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Development and evaluation of the interactive multimedia training program for an experiential learning course using Bloom's taxonomy

, Kansas State University, United States

Kansas State University . Awarded


This study compared the effects of on-the-job training (OJT) and interactive multimedia training (IMT) methods on students' knowledge, and on students' performance, in terms of effectiveness and efficiency. Students were randomly assigned to two groups. The first group received OJT, while the second group was given IMT. Pre-, post-, and final tests were employed to measure the degree of learning in each group. Knowledge gained was assessed by using the means of the gain scores of post-less pre-tests, while the means of the gain scores of final less post-tests were used to determine the level of knowledge gained through having the actual experience of cleaning hotel rooms.

Results revealed that the training method (OJT or IMT) enhanced knowledge of each group. However, there was no statistical evidence to conclude that one group improved more than the other. Gender, graduation status (freshman, sophomore, junior, or senior), and age had no significant impact on knowledge gained through receiving training or through the actual experience of cleaning the rooms. Prior work experience played a significant role in the students' knowledge gained either after receiving training or after mastering experience of cleaning hotel rooms. IMT was as effective as OJT in training students to clean the whole room or to clean the night stand, dresser, bathroom, and the closet areas. However, OJT was more effective than IMT in training students to make beds and clean the round table area, because OJT students made fewer mistakes than those in the IMT group. Gender, graduation status, age, and prior work experience in the housekeeping department had no impact on effectiveness. On the other hand, IMT was a more efficient delivery training method than OJT, because a trainer spent less time on training students to clean hotel rooms using IMT, than with OJT. In addition, students who received IMT worked faster in cleaning the night stand area and vacuuming the room. Findings of this study may serve as a basis for further studies to enhance students' learning. This is due to the fact that students do learn after receiving reinforcement, such as training and cleaning hotel rooms. Experiential learning is an ongoing process which requires reinforcement, and training can be one effective method to foster learning in students. Furthermore, results of the study indicate that there was no clear cut, across-the-board advantage of one training method over the other, when comparing the effectiveness and efficiency of OJT and IMT. Therefore, it might be better for institutions to consider the nature of the job, the types of tasks they want students to train in, the characteristics of trainers and trainees (gender, graduation status, age, and prior work experience), and the ultimate outcomes desired, when choosing between OJT and IMT, rather than selecting primarily on the basis of differences in effectiveness and efficiency.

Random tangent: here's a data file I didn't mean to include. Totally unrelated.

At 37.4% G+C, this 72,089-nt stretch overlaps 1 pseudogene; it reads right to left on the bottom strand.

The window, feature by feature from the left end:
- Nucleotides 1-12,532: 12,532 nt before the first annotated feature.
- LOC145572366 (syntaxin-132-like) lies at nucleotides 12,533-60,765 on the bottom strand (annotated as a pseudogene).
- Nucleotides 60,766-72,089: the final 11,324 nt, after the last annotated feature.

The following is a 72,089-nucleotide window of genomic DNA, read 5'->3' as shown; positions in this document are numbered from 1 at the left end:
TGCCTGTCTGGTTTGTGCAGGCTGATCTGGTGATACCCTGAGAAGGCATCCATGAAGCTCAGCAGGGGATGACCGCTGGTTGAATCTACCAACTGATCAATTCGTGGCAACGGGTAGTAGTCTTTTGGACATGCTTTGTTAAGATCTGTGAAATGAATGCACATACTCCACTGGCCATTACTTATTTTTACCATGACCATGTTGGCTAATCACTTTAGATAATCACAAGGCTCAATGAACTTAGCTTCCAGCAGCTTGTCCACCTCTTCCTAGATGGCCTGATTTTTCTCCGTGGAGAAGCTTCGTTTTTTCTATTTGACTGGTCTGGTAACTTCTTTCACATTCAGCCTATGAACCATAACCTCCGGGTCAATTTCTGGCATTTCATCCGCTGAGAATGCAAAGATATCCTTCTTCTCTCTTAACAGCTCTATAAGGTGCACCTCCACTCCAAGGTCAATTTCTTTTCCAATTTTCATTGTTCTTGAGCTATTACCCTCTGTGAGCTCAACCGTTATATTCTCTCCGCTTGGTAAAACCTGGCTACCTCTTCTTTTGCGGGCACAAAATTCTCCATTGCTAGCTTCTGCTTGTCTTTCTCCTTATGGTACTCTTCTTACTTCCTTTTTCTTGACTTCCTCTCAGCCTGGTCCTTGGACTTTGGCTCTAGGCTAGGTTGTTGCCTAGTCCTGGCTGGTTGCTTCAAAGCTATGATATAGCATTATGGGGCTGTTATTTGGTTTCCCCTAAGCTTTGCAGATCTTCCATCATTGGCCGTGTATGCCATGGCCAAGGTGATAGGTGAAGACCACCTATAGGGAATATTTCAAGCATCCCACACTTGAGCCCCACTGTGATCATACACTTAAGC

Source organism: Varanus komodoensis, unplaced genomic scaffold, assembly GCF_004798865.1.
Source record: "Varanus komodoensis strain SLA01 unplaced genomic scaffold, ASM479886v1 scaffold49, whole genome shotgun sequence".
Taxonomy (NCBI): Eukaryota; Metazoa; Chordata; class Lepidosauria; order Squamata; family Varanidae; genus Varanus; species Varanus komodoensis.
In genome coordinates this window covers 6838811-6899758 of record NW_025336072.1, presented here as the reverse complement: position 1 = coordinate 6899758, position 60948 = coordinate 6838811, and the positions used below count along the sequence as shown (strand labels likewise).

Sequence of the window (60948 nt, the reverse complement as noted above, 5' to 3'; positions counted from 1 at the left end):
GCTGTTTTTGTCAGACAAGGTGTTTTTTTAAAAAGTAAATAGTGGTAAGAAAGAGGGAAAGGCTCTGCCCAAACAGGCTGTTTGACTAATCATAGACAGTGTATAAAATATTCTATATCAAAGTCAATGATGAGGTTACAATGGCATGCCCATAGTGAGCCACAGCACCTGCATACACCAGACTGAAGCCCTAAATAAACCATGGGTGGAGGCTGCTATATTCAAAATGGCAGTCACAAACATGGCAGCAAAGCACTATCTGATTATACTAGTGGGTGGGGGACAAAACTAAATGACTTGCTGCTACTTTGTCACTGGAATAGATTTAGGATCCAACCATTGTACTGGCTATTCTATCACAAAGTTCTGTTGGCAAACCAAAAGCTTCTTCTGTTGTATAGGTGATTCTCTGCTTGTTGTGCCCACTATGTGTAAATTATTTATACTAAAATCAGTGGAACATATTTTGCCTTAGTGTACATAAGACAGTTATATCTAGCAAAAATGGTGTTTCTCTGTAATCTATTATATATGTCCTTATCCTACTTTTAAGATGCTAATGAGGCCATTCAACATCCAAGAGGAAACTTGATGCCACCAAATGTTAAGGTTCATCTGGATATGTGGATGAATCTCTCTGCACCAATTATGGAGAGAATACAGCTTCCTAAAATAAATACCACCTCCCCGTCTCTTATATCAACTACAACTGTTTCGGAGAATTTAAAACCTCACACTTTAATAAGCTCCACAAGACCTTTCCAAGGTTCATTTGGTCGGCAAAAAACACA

Sujithamrak, S. Development and evaluation of the interactive multimedia training program for an experiential learning course using Bloom's taxonomy. Ph.D. thesis, Kansas State University. Retrieved August 5, 2021 from .

This record was imported from ProQuest on October 23, 2013. [Original Record]

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